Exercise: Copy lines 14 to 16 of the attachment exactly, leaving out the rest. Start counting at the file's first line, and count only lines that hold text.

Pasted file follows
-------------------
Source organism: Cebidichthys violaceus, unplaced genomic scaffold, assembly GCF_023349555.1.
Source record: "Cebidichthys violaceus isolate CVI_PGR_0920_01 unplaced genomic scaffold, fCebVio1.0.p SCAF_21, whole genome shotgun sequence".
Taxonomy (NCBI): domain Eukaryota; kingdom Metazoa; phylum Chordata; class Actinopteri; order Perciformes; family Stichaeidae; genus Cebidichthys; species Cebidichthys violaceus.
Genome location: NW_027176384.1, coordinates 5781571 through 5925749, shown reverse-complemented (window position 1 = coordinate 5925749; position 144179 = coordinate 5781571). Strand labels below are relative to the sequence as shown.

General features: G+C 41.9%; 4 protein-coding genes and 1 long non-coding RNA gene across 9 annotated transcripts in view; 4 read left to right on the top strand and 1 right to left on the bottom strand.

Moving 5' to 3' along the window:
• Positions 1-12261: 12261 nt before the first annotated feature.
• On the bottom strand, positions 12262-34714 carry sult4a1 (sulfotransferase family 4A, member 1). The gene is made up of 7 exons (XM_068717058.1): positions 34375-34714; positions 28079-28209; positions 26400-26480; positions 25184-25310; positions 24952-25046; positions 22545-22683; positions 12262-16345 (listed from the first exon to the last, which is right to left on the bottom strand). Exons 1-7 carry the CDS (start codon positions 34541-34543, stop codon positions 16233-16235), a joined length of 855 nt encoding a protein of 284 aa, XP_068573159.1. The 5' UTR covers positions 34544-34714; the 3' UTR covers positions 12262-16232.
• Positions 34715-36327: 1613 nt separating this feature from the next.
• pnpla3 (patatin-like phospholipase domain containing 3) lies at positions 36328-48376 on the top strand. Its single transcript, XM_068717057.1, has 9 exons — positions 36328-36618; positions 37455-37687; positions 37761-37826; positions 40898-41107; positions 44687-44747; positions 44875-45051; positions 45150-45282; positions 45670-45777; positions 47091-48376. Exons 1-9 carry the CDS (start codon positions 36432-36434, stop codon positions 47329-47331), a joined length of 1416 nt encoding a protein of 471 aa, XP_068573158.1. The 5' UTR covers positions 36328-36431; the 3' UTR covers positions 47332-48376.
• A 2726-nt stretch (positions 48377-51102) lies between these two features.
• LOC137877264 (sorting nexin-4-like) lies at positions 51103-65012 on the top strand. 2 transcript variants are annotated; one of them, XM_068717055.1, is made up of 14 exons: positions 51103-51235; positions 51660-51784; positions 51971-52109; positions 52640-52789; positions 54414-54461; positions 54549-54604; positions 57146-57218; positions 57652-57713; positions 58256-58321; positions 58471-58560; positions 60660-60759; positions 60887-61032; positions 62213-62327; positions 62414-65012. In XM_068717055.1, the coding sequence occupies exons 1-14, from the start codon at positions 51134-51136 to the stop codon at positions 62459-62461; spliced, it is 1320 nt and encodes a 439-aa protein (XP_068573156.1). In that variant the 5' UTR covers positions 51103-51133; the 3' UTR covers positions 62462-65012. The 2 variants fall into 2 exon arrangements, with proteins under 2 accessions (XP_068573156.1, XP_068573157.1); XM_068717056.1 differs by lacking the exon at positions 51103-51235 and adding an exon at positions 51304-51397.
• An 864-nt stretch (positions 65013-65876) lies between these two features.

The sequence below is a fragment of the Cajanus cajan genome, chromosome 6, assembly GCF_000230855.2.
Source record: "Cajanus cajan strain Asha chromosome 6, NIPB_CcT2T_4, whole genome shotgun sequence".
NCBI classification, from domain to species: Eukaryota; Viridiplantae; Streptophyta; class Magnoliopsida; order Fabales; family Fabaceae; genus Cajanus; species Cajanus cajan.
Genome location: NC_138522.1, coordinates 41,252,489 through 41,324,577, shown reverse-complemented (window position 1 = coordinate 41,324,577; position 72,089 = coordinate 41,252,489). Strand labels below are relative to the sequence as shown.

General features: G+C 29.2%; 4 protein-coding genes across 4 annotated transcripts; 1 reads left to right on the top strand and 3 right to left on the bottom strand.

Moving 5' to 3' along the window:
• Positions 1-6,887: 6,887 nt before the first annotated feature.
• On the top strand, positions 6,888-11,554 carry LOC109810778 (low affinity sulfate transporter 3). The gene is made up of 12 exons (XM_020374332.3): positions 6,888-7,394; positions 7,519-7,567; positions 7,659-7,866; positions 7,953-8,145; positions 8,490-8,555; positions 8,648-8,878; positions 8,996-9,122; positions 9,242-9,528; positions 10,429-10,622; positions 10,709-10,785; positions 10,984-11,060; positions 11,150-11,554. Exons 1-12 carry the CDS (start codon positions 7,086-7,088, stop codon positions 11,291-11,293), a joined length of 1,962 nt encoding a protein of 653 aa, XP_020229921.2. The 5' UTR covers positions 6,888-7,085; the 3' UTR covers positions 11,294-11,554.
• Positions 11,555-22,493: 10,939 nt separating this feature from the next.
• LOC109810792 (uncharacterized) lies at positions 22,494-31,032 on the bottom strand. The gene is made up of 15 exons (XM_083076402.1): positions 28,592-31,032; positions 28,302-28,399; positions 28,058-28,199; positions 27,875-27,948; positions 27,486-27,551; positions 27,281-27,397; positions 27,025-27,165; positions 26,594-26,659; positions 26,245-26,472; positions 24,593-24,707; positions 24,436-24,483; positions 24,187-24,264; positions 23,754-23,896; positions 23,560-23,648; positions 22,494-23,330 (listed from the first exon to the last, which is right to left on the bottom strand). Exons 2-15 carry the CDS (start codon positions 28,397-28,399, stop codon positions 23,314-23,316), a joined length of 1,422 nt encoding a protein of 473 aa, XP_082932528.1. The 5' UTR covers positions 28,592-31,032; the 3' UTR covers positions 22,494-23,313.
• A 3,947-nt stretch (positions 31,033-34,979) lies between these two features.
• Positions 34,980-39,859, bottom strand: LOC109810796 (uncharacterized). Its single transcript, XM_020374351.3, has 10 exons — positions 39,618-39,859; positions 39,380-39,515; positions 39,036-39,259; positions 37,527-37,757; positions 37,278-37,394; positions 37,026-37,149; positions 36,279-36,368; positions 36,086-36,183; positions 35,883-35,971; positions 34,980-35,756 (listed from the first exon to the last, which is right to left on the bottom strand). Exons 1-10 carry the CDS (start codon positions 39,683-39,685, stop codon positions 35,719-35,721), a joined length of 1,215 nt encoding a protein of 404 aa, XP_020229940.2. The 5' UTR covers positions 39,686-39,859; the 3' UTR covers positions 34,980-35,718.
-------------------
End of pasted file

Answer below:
The sequence below is a fragment of the Cajanus cajan genome, chromosome 6, assembly GCF_000230855.2.
Source record: "Cajanus cajan strain Asha chromosome 6, NIPB_CcT2T_4, whole genome shotgun sequence".
NCBI classification, from domain to species: Eukaryota; Viridiplantae; Streptophyta; class Magnoliopsida; order Fabales; family Fabaceae; genus Cajanus; species Cajanus cajan.